There has been oh so much discussion here about Andrew Stanton and Edgar Rice Burroughs — what does Pulitzer Prize winning writer Michael Chabon, who co-wrote the John Carter screenplay, have to day about ERB? Here is an unedited interview, courtesy of IO9
How old were you when you first read Burroughs?
I think I must have been about twelve, when Ballantine issued the complete series with those new fantastic covers by Gino D’Achille, and they had them in my local bookstore [in a pile]. All 12 or 15 of them, with these beautiful covers and a big piece of art on top. It was just this incredibly arresting object [that had] materialized in the bookstore in the mall in Columbia, MD, where I grew up. Without explanation, you know — it’s just how things happen when you’re a kid.
[And these new editions were presented as though] it’s this incredibly important thing, that one ought to know about: John Carter. I recognized the name of Edgar Rice Burroughs, but I hadn’t read any of his work yet. So I just started with the first book.
What appealed to you about these books when you were a kid?
For me, it was a combination of two things. Obviously, Burroughs was a narrative machine. He really knew how to keep a story going, and he knew how to use cliffhangers, and really propel you through the story. He had that great “pulp novelist” narrative drive. He also had a really fertile imagination, in a way that reminds me of Jack Kirby in comics, where he would just toss off one concept after another, in many cases never to return to them again…Just continually dreaming up new amazing vistas or societies or creatures whatever they may be. [There’s] kind of a heedless quality to that imagination.
I got caught up in all of that, but even at age twelve, I was aware that there was a historical importance to this material. It had obviously been the forebear to lots of other science fantasy adventures. There was just this sense that you ought to know about this, this is important — it is culturally important to people who share your culture. I had a slightly dutiful sense toward it. I don’t want to imply that it wasn’t pleasurable, but I did some how feel like it was my duty to immediately master this material. At the same time, the science fiction book club, as I quickly discovered, was doing these hardcover 2 for 1 deals with those much more famous covers by Frank Frazetta. If anything is associated with John Carter, it’s those Frank Frazetta covers.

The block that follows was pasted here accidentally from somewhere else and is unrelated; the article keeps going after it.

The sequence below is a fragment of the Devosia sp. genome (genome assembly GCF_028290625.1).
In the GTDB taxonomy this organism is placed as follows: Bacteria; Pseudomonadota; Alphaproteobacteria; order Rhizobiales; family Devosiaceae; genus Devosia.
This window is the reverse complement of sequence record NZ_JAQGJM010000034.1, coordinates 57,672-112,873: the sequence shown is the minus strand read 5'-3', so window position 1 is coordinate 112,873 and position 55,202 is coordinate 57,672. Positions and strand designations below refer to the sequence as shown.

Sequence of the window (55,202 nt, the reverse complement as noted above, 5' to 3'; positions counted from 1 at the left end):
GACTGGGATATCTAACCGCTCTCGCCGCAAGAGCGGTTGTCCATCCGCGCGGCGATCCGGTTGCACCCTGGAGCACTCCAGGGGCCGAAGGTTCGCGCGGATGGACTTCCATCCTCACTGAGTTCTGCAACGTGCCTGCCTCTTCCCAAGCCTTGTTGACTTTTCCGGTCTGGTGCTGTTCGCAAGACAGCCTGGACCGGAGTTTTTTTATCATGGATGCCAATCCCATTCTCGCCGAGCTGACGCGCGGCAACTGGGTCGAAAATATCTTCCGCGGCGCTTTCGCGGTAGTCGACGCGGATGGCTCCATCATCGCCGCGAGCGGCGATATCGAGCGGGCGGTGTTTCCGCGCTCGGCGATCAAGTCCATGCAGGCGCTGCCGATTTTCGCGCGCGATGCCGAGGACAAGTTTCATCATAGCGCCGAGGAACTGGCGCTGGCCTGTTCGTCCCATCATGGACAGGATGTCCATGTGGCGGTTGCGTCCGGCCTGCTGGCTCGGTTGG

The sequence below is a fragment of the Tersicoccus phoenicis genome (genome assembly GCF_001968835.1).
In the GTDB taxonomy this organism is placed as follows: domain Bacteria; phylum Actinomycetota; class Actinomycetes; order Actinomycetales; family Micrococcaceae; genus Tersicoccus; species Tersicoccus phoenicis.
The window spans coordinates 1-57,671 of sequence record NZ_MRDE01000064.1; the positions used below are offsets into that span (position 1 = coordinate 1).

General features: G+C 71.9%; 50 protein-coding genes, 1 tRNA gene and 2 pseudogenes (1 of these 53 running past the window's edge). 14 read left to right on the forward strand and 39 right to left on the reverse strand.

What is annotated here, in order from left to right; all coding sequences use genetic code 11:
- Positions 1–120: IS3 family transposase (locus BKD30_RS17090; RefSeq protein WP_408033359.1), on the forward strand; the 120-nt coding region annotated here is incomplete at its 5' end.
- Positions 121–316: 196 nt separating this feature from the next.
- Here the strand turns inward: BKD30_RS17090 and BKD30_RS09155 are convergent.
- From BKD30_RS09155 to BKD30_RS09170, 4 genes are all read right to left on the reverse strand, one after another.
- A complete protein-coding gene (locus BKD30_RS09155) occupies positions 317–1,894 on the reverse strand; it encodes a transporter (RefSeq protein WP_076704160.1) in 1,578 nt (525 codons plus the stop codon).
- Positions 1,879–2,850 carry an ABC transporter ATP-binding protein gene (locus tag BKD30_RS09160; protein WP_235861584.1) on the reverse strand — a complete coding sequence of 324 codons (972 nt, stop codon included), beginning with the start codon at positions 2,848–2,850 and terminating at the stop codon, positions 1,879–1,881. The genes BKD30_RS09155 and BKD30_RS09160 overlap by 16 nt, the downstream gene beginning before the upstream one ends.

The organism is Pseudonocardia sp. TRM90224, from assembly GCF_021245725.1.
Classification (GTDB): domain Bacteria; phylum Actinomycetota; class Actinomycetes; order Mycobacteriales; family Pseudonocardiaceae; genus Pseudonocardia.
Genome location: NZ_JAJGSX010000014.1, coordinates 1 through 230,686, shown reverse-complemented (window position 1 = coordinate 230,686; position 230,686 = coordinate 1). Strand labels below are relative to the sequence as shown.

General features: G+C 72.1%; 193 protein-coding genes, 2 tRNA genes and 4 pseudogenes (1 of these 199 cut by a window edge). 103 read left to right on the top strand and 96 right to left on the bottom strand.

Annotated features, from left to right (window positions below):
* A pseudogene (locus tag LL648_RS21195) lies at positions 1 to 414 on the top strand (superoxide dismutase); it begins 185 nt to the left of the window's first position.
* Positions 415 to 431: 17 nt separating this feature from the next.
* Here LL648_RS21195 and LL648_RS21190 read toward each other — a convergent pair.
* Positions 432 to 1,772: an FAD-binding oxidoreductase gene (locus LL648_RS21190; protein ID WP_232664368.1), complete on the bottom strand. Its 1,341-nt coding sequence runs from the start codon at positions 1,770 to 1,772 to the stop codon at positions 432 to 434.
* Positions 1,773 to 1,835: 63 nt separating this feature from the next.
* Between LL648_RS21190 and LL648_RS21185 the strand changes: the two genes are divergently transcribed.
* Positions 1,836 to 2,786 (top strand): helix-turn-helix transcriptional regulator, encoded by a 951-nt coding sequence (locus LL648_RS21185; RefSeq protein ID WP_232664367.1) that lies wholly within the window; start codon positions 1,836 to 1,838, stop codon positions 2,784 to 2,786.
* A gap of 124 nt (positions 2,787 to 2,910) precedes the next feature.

I think that Frazetta is a big reason why people even know about John Carter.
I think in a way up until this movie, it’s sort of the last remaining reason — which is kind of sad. Not to knock on Frazetta… I know Andrew [Stanton] constantly tried to step back from Frazetta a little bit [in visualizing the movie]. He just felt like it had period associations. The period being the 1970s and the side of vans, spray painted custom fans. To me, there is more of a [Michael] Whelan feel to the look of the film. I think it even harkens back [to earlier sources.] Andrew had a strong sense of the period on earth in which the film was taking place in the latter half of the 19th century and there’s even evocations of the original artwork from the series, which was being done by this guy Frank Schoonover. There’s a real, rich depth to the visuals in the film.